The key to heightening relationships right now is increasing the number of shared experiences grandparents and grandchildren have, experts say. There are a few simple ways to do this.
Be Part of a Routine
Grandparents have an opportunity to become part of their grandchild’s daily routine, even remotely. For older children, grandparents can be homework helpers and tutors. Dr. Arthur Lavin, a Cleveland pediatrician and chairman of the American Academy of Pediatrics committee on psychosocial aspects of child and family health, has two granddaughters, one school age, who live in Hong Kong. “We see her lessons and we can comment on them. It’s actually strengthened our connection,” he said.
For younger children, AARP’s family and caregiving expert, Amy Goyer, suggests grandparents buy two copies of the same book, keeping one and mailing the other to their grandchild to read together over a video or phone call. “That could be Grandma’s job every night before the child goes to bed,” she suggested. “That establishes a routine. It’s their special thing. And it gives the parents a break.”
Let the Child Teach
Grandparents can also strengthen their connections by bending to their grandchildren’s interests and allowing them to be their teachers. Remote online gaming is a perfect activity for this, Kalish said. “One of the things kids really like to do is feel super confident,” he said. “The fact they might be better at it than their grandparents, that can be super rewarding.” And the child who gets to play a game on a call with a grandparent — rather than being pulled away from a game when a grandparent calls — will probably see the call as a treat rather than a chore. “Grandparents have to be the grown-ups in this relationship,” Kalish said. “Kids are not going to come most of the way to meet the grandparents. The grandparents have to come most of the way to meet the kid.”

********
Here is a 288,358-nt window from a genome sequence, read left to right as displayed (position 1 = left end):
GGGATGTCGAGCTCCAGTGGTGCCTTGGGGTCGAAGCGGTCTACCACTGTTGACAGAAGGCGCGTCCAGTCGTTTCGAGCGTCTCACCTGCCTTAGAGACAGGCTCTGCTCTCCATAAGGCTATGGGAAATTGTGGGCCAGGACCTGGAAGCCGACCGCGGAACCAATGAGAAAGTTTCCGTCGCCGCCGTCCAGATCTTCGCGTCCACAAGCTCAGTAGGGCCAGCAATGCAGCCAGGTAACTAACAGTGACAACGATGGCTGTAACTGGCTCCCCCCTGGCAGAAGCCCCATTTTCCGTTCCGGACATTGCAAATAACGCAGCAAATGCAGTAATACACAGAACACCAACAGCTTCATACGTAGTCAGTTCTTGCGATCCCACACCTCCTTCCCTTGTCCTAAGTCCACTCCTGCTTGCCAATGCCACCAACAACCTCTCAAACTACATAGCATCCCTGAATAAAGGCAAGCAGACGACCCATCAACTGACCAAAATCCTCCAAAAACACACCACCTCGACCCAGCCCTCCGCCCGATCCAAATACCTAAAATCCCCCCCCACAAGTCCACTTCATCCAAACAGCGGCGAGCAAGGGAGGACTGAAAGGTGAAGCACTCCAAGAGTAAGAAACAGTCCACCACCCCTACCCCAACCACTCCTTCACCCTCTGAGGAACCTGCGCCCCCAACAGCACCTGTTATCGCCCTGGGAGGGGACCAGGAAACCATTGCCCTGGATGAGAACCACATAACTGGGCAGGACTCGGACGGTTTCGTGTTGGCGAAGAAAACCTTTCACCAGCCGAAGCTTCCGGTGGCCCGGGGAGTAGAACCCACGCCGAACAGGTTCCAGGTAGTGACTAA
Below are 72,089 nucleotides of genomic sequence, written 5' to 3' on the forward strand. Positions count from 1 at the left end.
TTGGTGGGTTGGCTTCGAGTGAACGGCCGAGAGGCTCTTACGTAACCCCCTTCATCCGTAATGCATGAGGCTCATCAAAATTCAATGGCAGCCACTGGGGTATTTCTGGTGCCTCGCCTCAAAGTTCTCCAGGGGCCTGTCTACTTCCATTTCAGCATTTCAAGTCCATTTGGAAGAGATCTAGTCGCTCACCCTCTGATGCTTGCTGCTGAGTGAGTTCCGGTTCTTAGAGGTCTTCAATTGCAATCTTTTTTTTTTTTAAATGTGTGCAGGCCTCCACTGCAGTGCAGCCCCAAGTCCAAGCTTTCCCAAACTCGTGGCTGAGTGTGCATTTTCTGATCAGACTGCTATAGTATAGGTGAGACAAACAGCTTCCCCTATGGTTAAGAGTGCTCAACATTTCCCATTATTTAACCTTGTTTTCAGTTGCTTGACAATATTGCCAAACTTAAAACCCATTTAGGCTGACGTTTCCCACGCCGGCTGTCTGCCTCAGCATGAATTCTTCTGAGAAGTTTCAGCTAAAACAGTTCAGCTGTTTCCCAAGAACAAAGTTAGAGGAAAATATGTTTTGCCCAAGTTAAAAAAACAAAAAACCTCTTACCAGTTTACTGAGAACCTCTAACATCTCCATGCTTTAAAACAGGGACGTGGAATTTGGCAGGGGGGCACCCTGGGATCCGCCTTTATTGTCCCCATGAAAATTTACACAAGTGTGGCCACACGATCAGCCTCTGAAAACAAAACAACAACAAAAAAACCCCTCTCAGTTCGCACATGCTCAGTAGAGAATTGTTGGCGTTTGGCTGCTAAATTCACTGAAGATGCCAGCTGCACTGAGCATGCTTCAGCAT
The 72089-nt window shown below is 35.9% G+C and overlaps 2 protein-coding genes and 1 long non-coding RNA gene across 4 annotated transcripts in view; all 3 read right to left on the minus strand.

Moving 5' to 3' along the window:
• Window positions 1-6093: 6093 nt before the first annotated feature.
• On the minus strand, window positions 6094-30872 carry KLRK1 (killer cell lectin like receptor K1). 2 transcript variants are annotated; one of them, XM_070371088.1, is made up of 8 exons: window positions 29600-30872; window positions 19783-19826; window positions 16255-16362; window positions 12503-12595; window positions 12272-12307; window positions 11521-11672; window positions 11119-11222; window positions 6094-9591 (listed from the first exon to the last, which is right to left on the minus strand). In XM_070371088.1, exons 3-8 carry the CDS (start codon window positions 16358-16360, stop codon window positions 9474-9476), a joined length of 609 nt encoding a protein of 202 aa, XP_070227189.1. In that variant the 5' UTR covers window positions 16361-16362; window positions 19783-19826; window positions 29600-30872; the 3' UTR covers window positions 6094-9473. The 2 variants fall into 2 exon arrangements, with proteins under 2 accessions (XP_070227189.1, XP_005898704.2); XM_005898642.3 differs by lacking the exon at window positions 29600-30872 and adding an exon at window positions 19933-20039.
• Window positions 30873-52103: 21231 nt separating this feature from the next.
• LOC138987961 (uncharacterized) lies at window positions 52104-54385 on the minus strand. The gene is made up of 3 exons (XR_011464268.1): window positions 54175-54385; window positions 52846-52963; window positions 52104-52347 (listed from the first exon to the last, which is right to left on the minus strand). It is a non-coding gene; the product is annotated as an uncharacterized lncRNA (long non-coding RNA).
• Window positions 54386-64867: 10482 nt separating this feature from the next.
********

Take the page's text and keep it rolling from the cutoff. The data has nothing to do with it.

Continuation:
Let the Grandparent Teach
Grandparents may also pass along family history, culture and traditions via real-time cooking lessons, offering recipes and step-by-step instructions in their native language. “You could share your great-grandmother’s chocolate chip cookie recipe and agree to both make them and then eat them together on the phone,” offered Dr. Ken Ginsburg, director of programs at the Center for Parent and Teen Communication at the Children’s Hospital of Philadelphia.
Use Snail Mail
Ginsburg also suggests families ditch technology at times and fortify their bonds by sending letters. “It’s really important for children to know that adults think about them even when we’re not talking to them or present with them,” he said. Another upside of writing letters is that they can be saved, leaving open the possibility that grandchildren will reread them with new understanding and appreciation as they grow. Surprise packages also do the trick. “Everybody likes receiving packages,” Ginsburg said. “When you open it up, you’re literally reminded, someone was thinking about me.”
Parents may also encourage children to send art projects and drawings to grandparents.
These strategies may be worth keeping up even after the pandemic, because grandchildren and grandparents benefit from spending time together. In a special issue of the Journal of Contemporary Science in 2018, focusing on grandparents, researchers noted that “There is now a growing body of research that illustrates grandparent involvement is associated with improved mental health, improved resilience and pro-social behaviour in grandchildren.” Other research found that’s particularly important if their parents are divorced, separated or remarried. Likewise, the 2019 AARP survey found that grandparents who feel invested in the lives of their grandchildren enjoy better emotional and physical health.
To Roberts in New Orleans, this kind of purposeful relationship building feels urgent. “I’m losing time. I have fewer days ahead of me than I have behind me,” she said. “I need to make an impact.”